For instance, in 1981, R. Robin Baker, Ph.D., a biologist at the University of Manchester, England, reported that blindfolded subjects, when transported to a distant site, could indicate the direction home. Based on his studies, Baker theorized that humans possess a magnetic navigation system that works similarly to the way some birds and fish use Earth’s magnetic fields to find their way during migration, a feat known as magnetoreception.

Although other biologists have been unable to duplicate Baker’s results, it’s undeniable that some people have extraordinary abilities to find their way.

In animals, much of the directional mechanism is inherited, but a lot of it is learned. We humans are likely born with this innate sense of direction, and then either develop it as we get older or lose it from lack of use.

To improve your sense of direction, you need to get out and test it from time to time. No matter how prone you are to get lost, you don’t have to go through life with a GPS in your hand. And what happens when the grid goes down? It will one day you know?

Strategies to help you find your way. It’s best to start out on your home turf.

Study the topography maps of your home town to get the lay of the land. Concentrate on imagining what the valleys, streams, and mountains will look like in relation to one another, and store these images in your memory.

Allow plenty of rest time before and during trips. Studies show the brain is more adept at receiving and storing spatial relationships when well rested.

Practice learning where north, south, east, and west are in relation to your surroundings.

Learn constellations, particularly the North Star, so you can locate true north no matter where you are. It won’t necessarily help you hone an internal sense of direction, but it may help you keep your bearings.

Remember, we’re all in this together,

Credit: Derek P.

Thanks Derek!

RELATED > Escaping A City During SHTF  

 

My Child

my_child

Standing before me, a child in her teens;
Long brownish hair and ragged blue jeans.
Speaking a language entirely her own,
Whispering softly while she’s on the phone.

What are the secrets she holds in her heart?
That mother and father cannot share a part?
Once I held all of this little girl’s life.
Nurtured it, guarded it, shielded from strife.

I bandaged the wounds and wiped away tears.
Soothed away all of her sorrows and fears.
Sharing with her my knowledge of God…
And not to fear walking where no feet have trod.

How to be brave and make prints of her own,
And not to be shaken when standing alone.
Especially when she know she is right…
And God in her conscience say fight the good fight.

Then came the day when I had to let go,
To share her with life, be it friend or foe.
Twas’ then that I found how weak was the shield
I gave her to carry out there in the field.

For I failed to teach her all she should know…
And out of my ignorance this child did grow.
With hands made of clay I did what I could…
For I too was learning, about motherhood.

The knowledge I shared of God was too small…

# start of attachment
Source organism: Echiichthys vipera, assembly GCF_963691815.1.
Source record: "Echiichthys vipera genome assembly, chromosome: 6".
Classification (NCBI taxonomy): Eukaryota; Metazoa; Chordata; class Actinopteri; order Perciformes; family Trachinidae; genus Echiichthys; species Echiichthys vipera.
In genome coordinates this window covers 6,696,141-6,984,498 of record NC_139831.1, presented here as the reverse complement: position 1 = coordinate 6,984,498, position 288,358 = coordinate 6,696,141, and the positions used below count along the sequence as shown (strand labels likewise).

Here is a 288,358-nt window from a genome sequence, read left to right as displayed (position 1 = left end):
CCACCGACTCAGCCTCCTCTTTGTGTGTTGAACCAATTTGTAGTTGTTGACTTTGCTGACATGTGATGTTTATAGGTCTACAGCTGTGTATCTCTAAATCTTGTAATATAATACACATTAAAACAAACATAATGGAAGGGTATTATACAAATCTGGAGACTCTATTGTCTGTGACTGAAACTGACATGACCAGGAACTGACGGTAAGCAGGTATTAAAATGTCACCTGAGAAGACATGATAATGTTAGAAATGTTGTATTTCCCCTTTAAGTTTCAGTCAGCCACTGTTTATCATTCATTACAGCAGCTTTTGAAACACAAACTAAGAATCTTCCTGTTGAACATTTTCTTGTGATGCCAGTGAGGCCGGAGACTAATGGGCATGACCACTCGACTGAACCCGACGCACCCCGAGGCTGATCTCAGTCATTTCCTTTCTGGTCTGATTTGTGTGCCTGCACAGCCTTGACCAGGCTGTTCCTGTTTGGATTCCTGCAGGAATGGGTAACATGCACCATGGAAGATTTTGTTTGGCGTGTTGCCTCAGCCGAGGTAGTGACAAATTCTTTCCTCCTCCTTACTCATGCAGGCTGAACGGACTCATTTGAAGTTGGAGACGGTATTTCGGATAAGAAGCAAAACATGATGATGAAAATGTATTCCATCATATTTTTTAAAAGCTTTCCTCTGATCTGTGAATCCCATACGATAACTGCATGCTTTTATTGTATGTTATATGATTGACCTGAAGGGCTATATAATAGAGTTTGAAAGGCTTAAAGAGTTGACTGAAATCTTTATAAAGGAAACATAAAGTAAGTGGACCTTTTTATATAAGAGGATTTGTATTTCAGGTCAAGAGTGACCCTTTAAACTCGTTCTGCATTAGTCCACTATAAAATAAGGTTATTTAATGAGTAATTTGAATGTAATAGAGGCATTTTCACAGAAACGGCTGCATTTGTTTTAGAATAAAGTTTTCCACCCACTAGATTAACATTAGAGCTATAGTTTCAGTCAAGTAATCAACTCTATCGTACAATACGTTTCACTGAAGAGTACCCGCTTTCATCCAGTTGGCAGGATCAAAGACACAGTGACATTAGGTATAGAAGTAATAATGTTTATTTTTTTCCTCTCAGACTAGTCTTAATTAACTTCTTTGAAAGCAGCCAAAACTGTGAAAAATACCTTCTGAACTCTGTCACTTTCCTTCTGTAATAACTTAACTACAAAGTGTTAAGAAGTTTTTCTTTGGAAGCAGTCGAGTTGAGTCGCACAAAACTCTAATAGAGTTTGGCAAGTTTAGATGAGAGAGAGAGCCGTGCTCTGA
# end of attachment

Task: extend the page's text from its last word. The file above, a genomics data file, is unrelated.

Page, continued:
To cushion the blows of the world when she’d fall.
I gave all I had, but it wasn’t enough.
For the road she traveled was far too rough.

Her shield was too fragile to meet the strife….
Of a world full of sin, the problems of life.
She fell to her knees with the very first blow.
Then rose again slowly to fend with her foe.

Dear God in your mercy, look down from above.
Please shelter this child in your arms of love.
Please give her the armor you only can give..
And walk with her always so that she may live…

In strength and in courage the rest of her days.
Dear God, in your mercy, please show her your ways.
In Jesus name, Amen.

*Thanks for sharing Carol O.

 

That Little Girl

that little girl

Have you ever not wanted to do something so badly that you would rather die than go and do it? Well that’s how I felt about joining Madcaps and volunteering at Saint Vincent De Paul Homeless shelter.

But now I believe that you should have an open mind to things because in the end you might just end up enjoying it.

It’s a waste of time”, I said when my mom told me I had to join Madcaps, a mothers and daughters club assisting others in helping the less fortunate, and then when she told me I had to volunteer at a homeless shelter I thought this just could not get worse.

We got there late, of course, and walked to the dirty homeless shelter, a security guard lead us to the kitchen where we ran into my five fellow Madcaps class of 2012 mothers and daughters. Since I’m usually so socially awkward I had met only one person at the pool party, earlier this year. I looked around for her but she was not there. I was alone!

When the head of the kitchen came out and asked for 3 mothers to work outside the kitchen to clean up the plates and silverware, my mom just so happened to volunteer, leaving me to serve food with people I had never met before.

Soon the homeless families started to walk in and a little girl, around 5 years old, walked up and pointed to the food I was handing out. I handed her the cold sandwich, wrapped in the sticky plastic, she nodded in a form of saying thanks, and then walked to join her family at the large table.

As she walked away I thought of how much I had. I get to go to one of the top schools in San Diego, I have a great house by the water, and I have a warm meal every night. Then I thought of how little she had. She probably didn’t go to school, and this is where she sleeps and eats every day. It took that little girl to make me realize just how blessed I am, and what a blessing I need to be.

After that moment I had a change of heart. Now, I love Madcaps and don’t miss one meeting, I have gotten over being socially awkward and now have many friends, who I hang out with on a regular basis. And this year I am sure I will be the one volunteering for special duties.

I believe that if you have an open mind about things you can learn a lot about yourself and the people in your community, you can make new friends and realize just how blessed you are and what’s more, just how much others need you to be there for them. I believe that if you have an open mind to things you can accomplish more and become a better rounded person. I believe you can make a difference just by doing one thing you don’t want to do.

True Story

1 Tim 6:17-19  “Charge them that are rich in this world, that they be not highminded, nor trust in uncertain riches, but in the living God, who giveth us richly all things to enjoy;  18 That they do good, that they be rich in good works, ready to distribute, willing to communicate; 19 Laying up in store for themselves a good foundation against the time to come, that they may lay hold on eternal life.